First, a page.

The social justice warriors are now after Amtrak to get rid of the Angus Cheeseburger in the dining car. "Amtrak’s Angus burger is so good that it’s worth lurching your way to the Café Car as the train (even the popular 'Fast Pig' Acela Express) is engaging in excessive lateral motion through no. 20 turnouts that need some serious attention." The food gets more attention than the tracks, but not in a good way, thanks to something called the Physicians Committee for Responsible Medicine. (I think that acronyms as NKVD, but I digress.) And here's how they phrase it. "Amtrak: Protect Passengers’ Cabooses from Processed Meats, Says Legal Petition." That leads Railway Age editor W. C. Vantuono to engage in some rivet-counting, particularly over the use of the term "caboose" (it's colloquial for "tush") and over the risks to a rail passenger.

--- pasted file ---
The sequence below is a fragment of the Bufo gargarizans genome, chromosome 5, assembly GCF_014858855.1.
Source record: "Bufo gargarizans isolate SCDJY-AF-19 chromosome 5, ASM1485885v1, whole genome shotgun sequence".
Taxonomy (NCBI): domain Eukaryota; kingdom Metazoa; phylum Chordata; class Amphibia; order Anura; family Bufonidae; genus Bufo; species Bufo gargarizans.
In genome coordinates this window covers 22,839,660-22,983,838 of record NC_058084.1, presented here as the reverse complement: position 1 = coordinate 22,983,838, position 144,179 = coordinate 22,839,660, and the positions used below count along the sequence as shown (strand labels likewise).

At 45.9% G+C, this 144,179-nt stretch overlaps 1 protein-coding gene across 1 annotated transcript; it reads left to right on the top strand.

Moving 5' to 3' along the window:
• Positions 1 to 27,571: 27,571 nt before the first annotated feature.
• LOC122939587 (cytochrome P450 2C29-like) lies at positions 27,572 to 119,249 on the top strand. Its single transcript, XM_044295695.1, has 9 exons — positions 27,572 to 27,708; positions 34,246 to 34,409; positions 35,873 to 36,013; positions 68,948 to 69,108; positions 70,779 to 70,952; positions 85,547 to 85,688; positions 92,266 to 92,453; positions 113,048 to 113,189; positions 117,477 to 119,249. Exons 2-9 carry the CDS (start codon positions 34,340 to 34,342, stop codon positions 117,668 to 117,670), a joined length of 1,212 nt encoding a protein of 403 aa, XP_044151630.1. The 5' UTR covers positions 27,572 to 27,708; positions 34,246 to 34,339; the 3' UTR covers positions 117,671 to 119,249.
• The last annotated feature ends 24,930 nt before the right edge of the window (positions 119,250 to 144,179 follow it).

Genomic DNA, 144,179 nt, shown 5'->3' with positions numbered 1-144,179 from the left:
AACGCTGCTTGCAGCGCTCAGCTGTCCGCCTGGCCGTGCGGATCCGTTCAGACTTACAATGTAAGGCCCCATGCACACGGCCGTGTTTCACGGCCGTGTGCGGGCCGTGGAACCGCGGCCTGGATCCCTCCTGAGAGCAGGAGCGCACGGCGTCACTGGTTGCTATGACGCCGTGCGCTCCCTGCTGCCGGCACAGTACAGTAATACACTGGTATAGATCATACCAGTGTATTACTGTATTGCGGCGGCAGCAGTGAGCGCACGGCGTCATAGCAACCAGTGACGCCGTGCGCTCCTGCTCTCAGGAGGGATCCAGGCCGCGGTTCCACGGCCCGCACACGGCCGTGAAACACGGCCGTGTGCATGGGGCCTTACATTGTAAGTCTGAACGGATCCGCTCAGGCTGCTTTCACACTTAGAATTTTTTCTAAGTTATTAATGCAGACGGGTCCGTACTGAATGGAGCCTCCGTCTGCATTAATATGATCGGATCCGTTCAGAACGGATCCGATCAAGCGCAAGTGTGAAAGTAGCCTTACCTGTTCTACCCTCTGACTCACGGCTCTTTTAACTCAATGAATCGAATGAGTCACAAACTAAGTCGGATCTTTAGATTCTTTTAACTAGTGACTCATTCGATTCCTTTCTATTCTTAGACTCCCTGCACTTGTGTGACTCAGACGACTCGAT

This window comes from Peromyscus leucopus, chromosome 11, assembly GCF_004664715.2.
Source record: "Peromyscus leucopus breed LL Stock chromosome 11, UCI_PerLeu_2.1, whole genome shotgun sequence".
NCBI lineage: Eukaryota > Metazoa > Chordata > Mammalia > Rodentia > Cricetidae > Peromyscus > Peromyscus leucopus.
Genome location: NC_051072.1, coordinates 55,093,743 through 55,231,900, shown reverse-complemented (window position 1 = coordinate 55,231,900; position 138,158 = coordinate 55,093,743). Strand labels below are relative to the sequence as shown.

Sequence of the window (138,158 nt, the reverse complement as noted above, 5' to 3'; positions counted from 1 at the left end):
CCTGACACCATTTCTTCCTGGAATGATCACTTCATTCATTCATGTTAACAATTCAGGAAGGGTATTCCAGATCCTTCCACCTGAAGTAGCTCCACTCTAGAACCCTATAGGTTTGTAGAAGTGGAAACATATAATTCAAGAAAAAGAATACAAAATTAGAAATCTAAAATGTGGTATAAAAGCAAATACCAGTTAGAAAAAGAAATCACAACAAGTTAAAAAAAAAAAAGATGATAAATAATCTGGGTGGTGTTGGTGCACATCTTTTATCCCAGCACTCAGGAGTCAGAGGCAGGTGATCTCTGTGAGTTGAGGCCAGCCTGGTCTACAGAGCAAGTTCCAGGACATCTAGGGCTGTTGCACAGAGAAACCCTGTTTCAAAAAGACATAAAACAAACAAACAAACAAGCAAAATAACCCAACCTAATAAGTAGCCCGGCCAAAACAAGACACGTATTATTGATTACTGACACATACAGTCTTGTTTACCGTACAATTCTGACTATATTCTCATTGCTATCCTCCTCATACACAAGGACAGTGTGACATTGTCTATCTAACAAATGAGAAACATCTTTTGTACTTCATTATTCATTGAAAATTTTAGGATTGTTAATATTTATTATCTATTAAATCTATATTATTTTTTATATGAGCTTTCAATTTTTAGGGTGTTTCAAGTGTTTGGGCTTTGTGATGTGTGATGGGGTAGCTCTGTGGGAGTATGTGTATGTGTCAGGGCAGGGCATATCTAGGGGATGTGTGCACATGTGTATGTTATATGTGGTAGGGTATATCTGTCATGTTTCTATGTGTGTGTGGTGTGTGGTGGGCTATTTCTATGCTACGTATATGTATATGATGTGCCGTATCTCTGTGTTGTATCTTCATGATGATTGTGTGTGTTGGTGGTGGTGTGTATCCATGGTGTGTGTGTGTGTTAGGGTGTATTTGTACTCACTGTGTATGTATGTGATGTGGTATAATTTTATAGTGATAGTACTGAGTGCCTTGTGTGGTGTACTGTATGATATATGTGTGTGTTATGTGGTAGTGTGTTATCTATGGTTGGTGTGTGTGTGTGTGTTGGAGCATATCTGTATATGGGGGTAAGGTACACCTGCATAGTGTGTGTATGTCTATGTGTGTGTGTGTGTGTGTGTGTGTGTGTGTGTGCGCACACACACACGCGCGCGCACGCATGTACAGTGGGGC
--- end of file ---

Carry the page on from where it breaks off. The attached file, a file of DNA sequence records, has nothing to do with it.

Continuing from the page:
I want to rivet-count the statistical inference provoking the petition. "The authors highlighted a meta-analysis that found an 18% increased cancer risk per 50 grams of processed meat consumed daily. Researchers also observed associations between red and processed meat products and stomach, pancreatic, and prostate cancers." Phrased that way, it sounds scary. But suppose the baseline is 100 cases of cancer in 250 million people? A slightly larger serving each day correlates with 118 cases; double the serving, now you're at 136, and with a sample that big, the outcome probably has a publishable p-value. But can any one person affect his or her chance of cancer by skipping the Angus burger on a train trip in any meaningful way? Doubtful. And perhaps the associations between red and processed meats and those cancers has less to do with the meat consumption per se and more to do with the fact that people well off enough to eat meat are not dying of malnutrition or pellagra or dysentery, and thus living long enough for cancers to develop?